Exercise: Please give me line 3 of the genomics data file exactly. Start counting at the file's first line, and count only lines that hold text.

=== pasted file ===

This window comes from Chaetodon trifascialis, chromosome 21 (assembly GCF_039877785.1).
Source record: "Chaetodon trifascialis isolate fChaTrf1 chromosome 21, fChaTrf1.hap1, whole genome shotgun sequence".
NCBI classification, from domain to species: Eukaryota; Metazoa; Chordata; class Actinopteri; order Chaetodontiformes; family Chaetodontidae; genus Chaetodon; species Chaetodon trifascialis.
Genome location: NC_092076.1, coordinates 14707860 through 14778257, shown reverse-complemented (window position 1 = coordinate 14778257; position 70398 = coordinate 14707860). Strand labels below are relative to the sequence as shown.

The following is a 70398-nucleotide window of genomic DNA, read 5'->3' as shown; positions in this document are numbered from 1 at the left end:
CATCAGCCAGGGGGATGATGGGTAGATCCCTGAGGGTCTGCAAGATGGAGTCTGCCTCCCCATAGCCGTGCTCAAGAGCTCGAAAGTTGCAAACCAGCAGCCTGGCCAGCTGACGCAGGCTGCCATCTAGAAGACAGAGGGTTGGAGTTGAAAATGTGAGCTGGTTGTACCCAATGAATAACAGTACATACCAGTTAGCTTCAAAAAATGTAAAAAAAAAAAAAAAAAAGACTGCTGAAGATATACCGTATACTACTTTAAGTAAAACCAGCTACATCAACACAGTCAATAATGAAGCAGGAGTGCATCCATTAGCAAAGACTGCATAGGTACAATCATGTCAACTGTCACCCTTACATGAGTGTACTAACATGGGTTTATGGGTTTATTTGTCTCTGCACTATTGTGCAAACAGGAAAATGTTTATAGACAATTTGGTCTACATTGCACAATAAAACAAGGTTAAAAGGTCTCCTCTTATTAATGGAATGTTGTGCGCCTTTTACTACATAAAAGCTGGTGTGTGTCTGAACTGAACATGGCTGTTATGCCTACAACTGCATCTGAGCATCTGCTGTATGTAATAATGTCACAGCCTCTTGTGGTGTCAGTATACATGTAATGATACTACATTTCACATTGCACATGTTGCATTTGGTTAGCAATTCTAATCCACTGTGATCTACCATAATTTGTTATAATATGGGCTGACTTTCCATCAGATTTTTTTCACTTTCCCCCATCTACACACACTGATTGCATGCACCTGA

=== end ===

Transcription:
NCBI classification, from domain to species: Eukaryota; Metazoa; Chordata; class Actinopteri; order Chaetodontiformes; family Chaetodontidae; genus Chaetodon; species Chaetodon trifascialis.